Most cats, especially young kittens, have a strong natural desire to play and explore. But this desire can lead to major problems when your cat claws your sofa or destroys your houseplants. The best way to prevent destructive chewing and scratching is by providing an environment that meets all of your cat’s needs.
The first consideration is that environment be stimulating but safe. Cat-proof your home and build or purchase a play center where your cat can climb, perch, and scratch. Provide toys your cat can bat around, such as spring-mounted, dangling, or bouncy toys. Some cats enjoy climbing into empty cardboard boxes or cat carriers, especially if food treats have been left inside. Ping-Pong balls and unshelled walnuts make inexpensive toys that many cats love.
One of the best ways to provide additional stimulation is to make feeding more like the natural feeding behavior of cats by providing numerous small meals each day and by encouraging play that includes batting, chasing, and pouncing. This can be accomplished by placing some or all of the cat’s food inside toys that require rolling, batting, or pawing to release the food. There are also feeders that can be timed to open every few hours.
Another great way to stimulate your cat and provide an outlet for hunting is to engage in a number of interactive play sessions during the day. These might include throwing or rolling toys (which can be filled with catnip or food) or the use of toys that attached to wands or sticks that are the right size and texture to entice your cat to chase and bite the toys and not the human hand. Avoid tempting your kitten into play by teasing him with your fingers—you may end up with a play-biting cat.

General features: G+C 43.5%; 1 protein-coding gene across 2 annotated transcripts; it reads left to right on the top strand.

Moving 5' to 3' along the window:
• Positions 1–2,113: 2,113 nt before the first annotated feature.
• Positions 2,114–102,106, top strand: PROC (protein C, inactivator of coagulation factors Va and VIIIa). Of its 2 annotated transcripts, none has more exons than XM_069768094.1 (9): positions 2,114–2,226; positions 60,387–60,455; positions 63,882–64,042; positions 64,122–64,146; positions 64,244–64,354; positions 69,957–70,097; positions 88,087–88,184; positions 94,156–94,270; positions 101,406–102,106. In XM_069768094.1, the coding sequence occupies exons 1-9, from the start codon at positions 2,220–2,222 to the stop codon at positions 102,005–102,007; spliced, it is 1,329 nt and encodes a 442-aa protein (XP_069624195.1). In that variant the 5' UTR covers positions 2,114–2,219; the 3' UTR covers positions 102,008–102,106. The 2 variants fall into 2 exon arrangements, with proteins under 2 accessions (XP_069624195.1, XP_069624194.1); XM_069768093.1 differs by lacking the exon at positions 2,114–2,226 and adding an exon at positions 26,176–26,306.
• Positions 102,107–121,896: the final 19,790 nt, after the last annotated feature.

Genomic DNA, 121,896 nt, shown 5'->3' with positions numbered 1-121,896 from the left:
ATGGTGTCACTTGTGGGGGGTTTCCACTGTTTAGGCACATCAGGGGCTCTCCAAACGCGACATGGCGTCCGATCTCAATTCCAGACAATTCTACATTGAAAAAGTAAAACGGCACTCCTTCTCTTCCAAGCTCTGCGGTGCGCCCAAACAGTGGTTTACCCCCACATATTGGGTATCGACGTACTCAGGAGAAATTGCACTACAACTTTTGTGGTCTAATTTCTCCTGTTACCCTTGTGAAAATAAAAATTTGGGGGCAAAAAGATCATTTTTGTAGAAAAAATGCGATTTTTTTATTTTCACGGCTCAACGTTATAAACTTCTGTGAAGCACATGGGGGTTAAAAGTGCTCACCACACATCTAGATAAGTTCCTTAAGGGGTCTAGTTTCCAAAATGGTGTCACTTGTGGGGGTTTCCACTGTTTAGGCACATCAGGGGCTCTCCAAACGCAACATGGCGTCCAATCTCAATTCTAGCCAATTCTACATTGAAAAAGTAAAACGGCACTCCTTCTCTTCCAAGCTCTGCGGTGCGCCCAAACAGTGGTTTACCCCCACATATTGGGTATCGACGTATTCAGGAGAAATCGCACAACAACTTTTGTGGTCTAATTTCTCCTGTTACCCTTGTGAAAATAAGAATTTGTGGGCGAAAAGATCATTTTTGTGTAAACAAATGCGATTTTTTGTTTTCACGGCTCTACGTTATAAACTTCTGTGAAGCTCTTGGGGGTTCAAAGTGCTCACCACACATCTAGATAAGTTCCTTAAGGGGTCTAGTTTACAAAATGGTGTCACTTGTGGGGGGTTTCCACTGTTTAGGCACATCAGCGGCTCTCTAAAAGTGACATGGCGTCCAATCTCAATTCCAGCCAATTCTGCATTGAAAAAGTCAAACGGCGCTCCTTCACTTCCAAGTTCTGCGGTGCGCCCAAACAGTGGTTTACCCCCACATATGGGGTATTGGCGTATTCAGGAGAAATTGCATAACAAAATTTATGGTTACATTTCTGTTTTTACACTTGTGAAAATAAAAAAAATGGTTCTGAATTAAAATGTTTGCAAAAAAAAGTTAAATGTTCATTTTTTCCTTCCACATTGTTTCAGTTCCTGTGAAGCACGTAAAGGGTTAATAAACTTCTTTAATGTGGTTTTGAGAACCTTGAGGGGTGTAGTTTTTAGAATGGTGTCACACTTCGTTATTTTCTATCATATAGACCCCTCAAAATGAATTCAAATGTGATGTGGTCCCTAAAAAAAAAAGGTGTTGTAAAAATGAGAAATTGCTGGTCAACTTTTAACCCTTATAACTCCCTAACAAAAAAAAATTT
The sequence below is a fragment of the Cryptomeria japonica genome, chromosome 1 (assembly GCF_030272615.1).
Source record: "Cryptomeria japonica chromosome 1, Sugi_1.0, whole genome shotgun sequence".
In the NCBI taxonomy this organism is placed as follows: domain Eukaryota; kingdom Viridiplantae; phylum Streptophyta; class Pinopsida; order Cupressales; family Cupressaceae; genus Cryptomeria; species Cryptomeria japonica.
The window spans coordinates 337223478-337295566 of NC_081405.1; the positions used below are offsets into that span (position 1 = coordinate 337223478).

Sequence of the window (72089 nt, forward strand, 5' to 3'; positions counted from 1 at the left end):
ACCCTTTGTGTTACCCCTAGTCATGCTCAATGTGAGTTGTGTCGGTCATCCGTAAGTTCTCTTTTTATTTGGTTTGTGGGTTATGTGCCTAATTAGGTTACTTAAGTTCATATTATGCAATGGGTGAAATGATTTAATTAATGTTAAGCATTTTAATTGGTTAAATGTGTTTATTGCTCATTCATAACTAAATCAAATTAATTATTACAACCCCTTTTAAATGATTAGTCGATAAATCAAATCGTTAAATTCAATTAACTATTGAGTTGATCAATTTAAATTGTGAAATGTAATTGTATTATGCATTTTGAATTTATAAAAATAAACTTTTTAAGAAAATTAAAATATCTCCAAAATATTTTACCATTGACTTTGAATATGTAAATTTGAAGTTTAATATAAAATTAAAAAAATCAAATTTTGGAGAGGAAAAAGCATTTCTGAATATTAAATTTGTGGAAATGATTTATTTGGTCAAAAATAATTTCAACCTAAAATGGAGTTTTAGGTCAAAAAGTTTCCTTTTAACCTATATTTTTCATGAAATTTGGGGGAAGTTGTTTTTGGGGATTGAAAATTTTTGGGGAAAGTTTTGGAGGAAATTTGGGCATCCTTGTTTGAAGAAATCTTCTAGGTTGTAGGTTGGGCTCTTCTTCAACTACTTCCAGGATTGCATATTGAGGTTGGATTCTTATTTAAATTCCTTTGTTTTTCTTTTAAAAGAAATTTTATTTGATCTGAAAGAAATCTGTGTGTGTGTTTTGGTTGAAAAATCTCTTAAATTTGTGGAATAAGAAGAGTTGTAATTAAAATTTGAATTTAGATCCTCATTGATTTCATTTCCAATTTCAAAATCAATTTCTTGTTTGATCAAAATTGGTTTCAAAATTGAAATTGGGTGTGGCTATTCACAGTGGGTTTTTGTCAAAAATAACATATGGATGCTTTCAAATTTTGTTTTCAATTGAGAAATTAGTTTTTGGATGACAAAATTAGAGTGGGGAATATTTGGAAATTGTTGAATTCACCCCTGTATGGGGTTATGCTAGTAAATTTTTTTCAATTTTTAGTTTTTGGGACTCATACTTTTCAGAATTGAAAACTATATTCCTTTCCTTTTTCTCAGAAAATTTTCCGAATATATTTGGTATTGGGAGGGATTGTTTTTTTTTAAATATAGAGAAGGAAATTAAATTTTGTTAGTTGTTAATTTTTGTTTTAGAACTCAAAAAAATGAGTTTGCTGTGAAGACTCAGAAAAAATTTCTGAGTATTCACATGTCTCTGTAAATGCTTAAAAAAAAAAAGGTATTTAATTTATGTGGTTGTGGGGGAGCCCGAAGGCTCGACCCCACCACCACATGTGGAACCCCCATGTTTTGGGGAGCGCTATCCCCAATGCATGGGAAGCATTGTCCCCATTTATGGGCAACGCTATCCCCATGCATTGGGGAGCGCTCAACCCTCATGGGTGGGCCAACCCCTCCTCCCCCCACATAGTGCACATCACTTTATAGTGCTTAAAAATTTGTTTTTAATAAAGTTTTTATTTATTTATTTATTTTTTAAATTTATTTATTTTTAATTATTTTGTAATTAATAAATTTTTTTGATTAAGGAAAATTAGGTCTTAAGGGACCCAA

Indoor cats with little access to grass or other vegetable matter may chew houseplants. Offer lettuce, catnip, or a kitty herb garden in exchange. Then keep your plants out of the cat’s reach unless you are around to supervise.
Some cats enjoy sucking or chewing on material such as rugs, clothing, cables, and electrical cords. Others may chew or even swallow items such as string, wool, rubber bands, or baby bottle nipples, which can be dangerous. You can correct many of these problems by following the previous exploration and play suggestions and by keeping these objects away from your cat. In addition, try providing alternative opportunities for chewing, such as changing to foods with higher bulk or a dental diet, or offering dental treats or even a dog chew toy to provide greater oral stimulation. Some breeds, such as Siamese and Burmese, seem to have a genetic tendency to suck and chew excessively, especially on wool. If problems persist, see your veterinarian.
To keep your cat away from problem areas, first try child locks, barricades, or closed doors. For persistent problems or areas that cannot be barricaded, you might consider remote punishment, taste and odor aversion, or booby traps as deterrents. Never use physical punishment or yelling—it may cause your cat to fear you and to avoid the problem area only when you are around.